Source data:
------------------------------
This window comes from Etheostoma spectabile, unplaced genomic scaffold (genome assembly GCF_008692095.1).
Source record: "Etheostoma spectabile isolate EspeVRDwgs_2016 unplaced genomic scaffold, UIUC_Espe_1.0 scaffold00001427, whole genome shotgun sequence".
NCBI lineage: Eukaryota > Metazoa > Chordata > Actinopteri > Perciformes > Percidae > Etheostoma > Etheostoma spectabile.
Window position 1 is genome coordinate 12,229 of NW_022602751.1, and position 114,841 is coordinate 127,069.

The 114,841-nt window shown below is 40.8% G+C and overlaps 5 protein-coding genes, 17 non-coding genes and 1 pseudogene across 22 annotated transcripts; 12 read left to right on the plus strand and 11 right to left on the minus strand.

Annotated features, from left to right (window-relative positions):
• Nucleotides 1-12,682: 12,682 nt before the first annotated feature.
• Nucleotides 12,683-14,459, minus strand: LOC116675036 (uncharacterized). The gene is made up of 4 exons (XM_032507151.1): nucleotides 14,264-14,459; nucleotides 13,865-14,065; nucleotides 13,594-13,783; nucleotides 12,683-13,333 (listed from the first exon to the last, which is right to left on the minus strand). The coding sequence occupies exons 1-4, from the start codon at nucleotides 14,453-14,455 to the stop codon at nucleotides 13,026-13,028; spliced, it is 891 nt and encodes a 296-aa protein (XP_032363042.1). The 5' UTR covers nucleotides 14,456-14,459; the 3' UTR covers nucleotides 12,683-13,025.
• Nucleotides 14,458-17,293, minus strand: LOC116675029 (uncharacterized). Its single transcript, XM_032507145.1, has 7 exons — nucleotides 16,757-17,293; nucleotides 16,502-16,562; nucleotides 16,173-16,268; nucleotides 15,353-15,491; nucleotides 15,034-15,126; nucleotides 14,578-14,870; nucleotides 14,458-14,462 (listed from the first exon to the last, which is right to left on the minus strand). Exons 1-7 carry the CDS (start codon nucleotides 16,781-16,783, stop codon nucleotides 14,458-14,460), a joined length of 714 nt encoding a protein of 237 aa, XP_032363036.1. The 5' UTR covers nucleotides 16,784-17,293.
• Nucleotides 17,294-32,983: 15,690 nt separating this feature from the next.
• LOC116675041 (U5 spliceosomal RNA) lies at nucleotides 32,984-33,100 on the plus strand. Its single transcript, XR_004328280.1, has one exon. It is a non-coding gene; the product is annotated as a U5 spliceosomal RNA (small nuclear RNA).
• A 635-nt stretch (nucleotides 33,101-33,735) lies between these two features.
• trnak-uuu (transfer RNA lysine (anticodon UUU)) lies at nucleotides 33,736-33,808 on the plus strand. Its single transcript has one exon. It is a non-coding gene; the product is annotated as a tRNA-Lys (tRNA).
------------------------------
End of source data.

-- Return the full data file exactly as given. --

This window comes from Etheostoma spectabile, unplaced genomic scaffold (genome assembly GCF_008692095.1).
Source record: "Etheostoma spectabile isolate EspeVRDwgs_2016 unplaced genomic scaffold, UIUC_Espe_1.0 scaffold00001427, whole genome shotgun sequence".
NCBI lineage: Eukaryota > Metazoa > Chordata > Actinopteri > Perciformes > Percidae > Etheostoma > Etheostoma spectabile.
Window position 1 is genome coordinate 12,229 of NW_022602751.1, and position 114,841 is coordinate 127,069.

The 114,841-nt window shown below is 40.8% G+C and overlaps 5 protein-coding genes, 17 non-coding genes and 1 pseudogene across 22 annotated transcripts; 12 read left to right on the plus strand and 11 right to left on the minus strand.

Annotated features, from left to right (window-relative positions):
• Nucleotides 1-12,682: 12,682 nt before the first annotated feature.
• Nucleotides 12,683-14,459, minus strand: LOC116675036 (uncharacterized). The gene is made up of 4 exons (XM_032507151.1): nucleotides 14,264-14,459; nucleotides 13,865-14,065; nucleotides 13,594-13,783; nucleotides 12,683-13,333 (listed from the first exon to the last, which is right to left on the minus strand). The coding sequence occupies exons 1-4, from the start codon at nucleotides 14,453-14,455 to the stop codon at nucleotides 13,026-13,028; spliced, it is 891 nt and encodes a 296-aa protein (XP_032363042.1). The 5' UTR covers nucleotides 14,456-14,459; the 3' UTR covers nucleotides 12,683-13,025.
• Nucleotides 14,458-17,293, minus strand: LOC116675029 (uncharacterized). Its single transcript, XM_032507145.1, has 7 exons — nucleotides 16,757-17,293; nucleotides 16,502-16,562; nucleotides 16,173-16,268; nucleotides 15,353-15,491; nucleotides 15,034-15,126; nucleotides 14,578-14,870; nucleotides 14,458-14,462 (listed from the first exon to the last, which is right to left on the minus strand). Exons 1-7 carry the CDS (start codon nucleotides 16,781-16,783, stop codon nucleotides 14,458-14,460), a joined length of 714 nt encoding a protein of 237 aa, XP_032363036.1. The 5' UTR covers nucleotides 16,784-17,293.
• Nucleotides 17,294-32,983: 15,690 nt separating this feature from the next.
• LOC116675041 (U5 spliceosomal RNA) lies at nucleotides 32,984-33,100 on the plus strand. Its single transcript, XR_004328280.1, has one exon. It is a non-coding gene; the product is annotated as a U5 spliceosomal RNA (small nuclear RNA).
• A 635-nt stretch (nucleotides 33,101-33,735) lies between these two features.
• trnak-uuu (transfer RNA lysine (anticodon UUU)) lies at nucleotides 33,736-33,808 on the plus strand. Its single transcript has one exon. It is a non-coding gene; the product is annotated as a tRNA-Lys (tRNA).